Tutorial: How to be a Hermit

I LOVE being a hermit. If I could spend the rest of my days being a complete shut-in, I’d be totally okay with that. Don’t get me wrong, a part of me is very much social butterfly, but the older I get, the more often I find myself in need of a lot of alone time. When I leave my house now, I find the outside world mostly just overwhelming and loud. I’ve made a nice home for myself, now I’d like to remain in it. So here it is! Your quick and easy guide to becoming a hermit. I promise, it’s not as difficult as it looks.

Step 1: Acquire hobby or personal interest that doesn’t require leaving the house to accomplish. For me, that’s writing. (And reading) But! Before I decided to devote more of my time to practicing my writing, I didn’t have a hobby at all. Because of this, I devoted way to much time to television. Try not to get stuck marathoning seasons of The Good Wife on Netflix, before you know it you’ll have a human sized imprint in the couch and you’ll be partially blind from staring at a flickering screen.

Step 2: Once you’ve acquired a hobby or interest, it’s important that you develop a disdain for the general public. If you’re still warm and fuzzy about the populous, perhaps you should move to the inner city, where it’s never quiet. Or take the local transit system at peak hours. Even better, wait in line at Starbucks at 8 in the morning. (But don’t, $6 is WAY too much for a cup of coffee) Doing these things will slowly lessen your desire to be around people who often have no consideration for other humans. This will accelerate your desire to stay at home. All. The. Time.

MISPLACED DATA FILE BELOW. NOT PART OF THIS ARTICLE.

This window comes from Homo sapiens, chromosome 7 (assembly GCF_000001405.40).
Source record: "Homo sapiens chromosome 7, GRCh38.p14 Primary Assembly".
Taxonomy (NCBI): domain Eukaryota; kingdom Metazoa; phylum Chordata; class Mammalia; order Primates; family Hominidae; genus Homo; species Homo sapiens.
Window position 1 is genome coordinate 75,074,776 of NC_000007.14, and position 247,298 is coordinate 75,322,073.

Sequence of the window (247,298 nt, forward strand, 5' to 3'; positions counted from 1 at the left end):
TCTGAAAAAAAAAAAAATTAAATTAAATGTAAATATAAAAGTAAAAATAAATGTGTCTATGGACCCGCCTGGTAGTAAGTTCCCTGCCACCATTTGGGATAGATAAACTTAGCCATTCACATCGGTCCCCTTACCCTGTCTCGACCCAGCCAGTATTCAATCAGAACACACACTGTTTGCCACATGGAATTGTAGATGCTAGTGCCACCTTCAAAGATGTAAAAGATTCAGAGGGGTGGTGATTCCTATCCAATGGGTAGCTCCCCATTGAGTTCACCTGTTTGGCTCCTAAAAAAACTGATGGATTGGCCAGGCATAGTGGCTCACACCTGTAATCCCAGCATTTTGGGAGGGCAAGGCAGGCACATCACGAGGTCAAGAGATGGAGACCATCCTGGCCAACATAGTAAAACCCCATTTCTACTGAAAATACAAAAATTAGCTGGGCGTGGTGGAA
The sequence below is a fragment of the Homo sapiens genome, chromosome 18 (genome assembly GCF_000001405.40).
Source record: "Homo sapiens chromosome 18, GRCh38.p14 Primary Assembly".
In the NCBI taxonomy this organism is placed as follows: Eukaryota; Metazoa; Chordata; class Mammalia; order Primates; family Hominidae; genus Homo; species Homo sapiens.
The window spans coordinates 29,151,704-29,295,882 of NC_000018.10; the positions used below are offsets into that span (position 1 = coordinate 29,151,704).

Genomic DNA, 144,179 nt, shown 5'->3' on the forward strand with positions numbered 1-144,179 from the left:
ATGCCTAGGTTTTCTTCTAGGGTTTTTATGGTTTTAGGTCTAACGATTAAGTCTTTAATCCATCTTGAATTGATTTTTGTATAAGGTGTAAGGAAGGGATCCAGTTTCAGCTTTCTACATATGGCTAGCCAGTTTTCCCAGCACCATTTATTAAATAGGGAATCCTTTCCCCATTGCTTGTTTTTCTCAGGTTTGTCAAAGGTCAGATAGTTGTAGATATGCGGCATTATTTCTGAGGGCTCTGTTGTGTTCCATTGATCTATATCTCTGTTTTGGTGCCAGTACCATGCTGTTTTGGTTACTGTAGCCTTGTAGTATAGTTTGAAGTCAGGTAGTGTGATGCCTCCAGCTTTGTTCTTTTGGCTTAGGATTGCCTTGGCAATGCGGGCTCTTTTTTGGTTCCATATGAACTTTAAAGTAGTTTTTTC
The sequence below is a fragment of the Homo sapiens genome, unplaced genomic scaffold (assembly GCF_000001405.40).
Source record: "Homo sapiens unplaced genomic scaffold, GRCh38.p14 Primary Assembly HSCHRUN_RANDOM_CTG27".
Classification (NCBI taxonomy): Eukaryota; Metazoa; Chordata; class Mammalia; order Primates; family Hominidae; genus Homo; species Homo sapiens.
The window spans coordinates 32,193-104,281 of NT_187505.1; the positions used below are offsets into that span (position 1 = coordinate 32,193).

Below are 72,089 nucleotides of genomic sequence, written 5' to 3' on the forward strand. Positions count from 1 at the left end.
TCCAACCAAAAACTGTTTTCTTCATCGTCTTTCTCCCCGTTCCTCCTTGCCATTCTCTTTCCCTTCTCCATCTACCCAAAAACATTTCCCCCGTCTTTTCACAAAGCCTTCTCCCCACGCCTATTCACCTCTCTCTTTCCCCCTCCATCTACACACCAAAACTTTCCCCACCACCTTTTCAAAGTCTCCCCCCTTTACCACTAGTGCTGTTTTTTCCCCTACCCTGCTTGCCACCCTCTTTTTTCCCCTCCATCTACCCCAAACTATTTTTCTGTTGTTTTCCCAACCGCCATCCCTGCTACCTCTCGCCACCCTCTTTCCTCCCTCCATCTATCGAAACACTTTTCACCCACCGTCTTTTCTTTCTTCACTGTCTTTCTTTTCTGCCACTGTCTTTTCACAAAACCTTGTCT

Step 3: Move to a place that has a 8 month long winter. This can include places like: Canada, the Arctic, Iceland… y’know. With constant temperate weather theres a lot of pressure to enjoy yourself. If it’s consistently below zero, pressures off! Why would you go out in that kind of weather? You’re not a penguin.

Step 4: Accumulate necessary hermit supplies. This includes (but is not limited to): a really soft blanket, a subscription to Netflix (Or Shomi…? What’s up with that thing?), an unlimited supply of tea or coffee, comfy sweat pants and most importantly: lots and lots of books. This is an incomplete list. Feel free to add to the list of supplies should your choice of poison varies. Added bourbon to the list? Hey I don’t judge.

Step 5: Now that you’ve got everything you need. Your last step is to sit tight and enjoy the solitude. Hear that? That’s the sound of no one chirping in your ear that it’s your turn for the teller. Smell that? No? Good. That’s no ones insulting body odour in your face on the train at the crack of dawn. Now bury your face in a notebook or a novel and enjoy your private den of solitude!

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11 thoughts on “Tutorial: How to be a Hermit

  1. The hermit life is so good! Hehe. Sounds like paradise. But I have to admit there are moments with people that are like paradise – a deep conversation, laughter, achieving together. But while being with people ins’t always paradise, hermit life is pretty close to always.

    Like

  2. Yes! I am a proud hermit. It used to frustrate my entire household, but they all found that life is much nicer when I have had my appropriate amount of alone time. Then the 20% of family fun time they get is quality, high energy, and loads of fun.
    Here’s to coffee, snug blankets, books, and writing.

    Liked by 1 person

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